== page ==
Lead is dense, malleable and has a melting point of 621.5 degrees Fahrenheit (327.46 degrees Celsius). While this metal is highly resistant to corrosion, it is a poor conductor of electricity. Its chemical symbol Pb is derived from "plumbum," which is Latin for "lead." Minerals or ore, such as galena and cerrusite, contain lead. The earth’s crust contains approximately 0.0013 percent lead.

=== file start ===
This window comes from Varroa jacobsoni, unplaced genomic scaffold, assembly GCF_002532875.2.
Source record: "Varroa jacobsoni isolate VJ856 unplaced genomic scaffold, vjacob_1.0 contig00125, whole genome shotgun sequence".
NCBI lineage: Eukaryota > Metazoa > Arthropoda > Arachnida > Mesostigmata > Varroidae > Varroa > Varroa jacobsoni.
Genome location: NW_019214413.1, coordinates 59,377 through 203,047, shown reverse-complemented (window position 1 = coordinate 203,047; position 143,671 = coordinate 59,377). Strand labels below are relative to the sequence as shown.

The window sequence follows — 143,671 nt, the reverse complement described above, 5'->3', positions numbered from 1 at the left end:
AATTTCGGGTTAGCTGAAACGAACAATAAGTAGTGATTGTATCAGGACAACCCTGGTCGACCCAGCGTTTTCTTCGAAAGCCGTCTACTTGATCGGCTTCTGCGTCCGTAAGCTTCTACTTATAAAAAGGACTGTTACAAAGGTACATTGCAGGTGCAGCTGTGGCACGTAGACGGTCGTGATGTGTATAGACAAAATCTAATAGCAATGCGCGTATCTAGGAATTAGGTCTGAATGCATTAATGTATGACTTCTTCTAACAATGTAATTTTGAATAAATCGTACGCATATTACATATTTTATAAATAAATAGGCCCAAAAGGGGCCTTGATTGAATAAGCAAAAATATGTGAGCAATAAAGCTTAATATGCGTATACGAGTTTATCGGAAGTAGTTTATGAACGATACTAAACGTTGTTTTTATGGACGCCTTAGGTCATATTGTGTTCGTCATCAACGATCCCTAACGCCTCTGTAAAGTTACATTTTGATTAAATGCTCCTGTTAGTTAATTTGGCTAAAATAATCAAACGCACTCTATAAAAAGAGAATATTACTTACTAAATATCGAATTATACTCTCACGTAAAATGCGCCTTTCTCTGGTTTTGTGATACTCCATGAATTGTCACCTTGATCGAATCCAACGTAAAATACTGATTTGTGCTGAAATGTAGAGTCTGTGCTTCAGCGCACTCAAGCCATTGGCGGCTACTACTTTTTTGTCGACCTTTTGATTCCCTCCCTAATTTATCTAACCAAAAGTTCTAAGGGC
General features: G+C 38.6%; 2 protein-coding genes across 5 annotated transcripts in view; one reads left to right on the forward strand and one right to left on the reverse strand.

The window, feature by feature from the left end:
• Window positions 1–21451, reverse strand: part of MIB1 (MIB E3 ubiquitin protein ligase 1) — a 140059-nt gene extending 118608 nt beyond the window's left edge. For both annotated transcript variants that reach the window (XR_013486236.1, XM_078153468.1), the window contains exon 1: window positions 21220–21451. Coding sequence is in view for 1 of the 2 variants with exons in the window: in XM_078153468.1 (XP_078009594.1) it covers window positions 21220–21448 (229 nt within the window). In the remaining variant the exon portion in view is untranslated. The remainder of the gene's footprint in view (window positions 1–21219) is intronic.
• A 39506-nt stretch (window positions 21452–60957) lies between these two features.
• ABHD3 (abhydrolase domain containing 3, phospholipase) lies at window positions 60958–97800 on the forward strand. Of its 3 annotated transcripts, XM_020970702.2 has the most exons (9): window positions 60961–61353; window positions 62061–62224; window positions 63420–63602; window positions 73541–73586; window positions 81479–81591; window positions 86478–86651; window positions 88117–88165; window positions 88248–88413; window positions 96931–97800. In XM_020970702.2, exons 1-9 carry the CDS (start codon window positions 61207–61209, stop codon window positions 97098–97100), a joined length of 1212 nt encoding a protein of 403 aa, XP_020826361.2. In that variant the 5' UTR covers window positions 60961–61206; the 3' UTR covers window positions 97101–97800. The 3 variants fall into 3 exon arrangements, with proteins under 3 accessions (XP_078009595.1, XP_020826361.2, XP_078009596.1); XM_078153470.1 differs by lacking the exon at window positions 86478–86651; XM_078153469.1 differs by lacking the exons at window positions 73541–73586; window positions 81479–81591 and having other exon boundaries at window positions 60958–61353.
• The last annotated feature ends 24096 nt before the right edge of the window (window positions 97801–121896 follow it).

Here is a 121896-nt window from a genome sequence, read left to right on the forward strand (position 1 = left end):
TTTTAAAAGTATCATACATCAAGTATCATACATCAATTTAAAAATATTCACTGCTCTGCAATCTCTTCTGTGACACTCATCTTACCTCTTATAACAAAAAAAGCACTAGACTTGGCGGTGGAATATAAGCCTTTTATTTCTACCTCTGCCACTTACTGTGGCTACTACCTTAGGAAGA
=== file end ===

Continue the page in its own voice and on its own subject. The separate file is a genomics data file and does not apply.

Lead and its alloys have many applications. It is used as a radiation shield for x-ray equipment, a sound absorber and a solder for electrical components. It is also used in the production of lead crystal and automobile batteries.
Lead can be toxic to humans and animals, and the instructions of the United States Environmental Protection Agency (EPA) should be followed to lower chances of any potential lead exposure.Learn more about Atoms & Molecules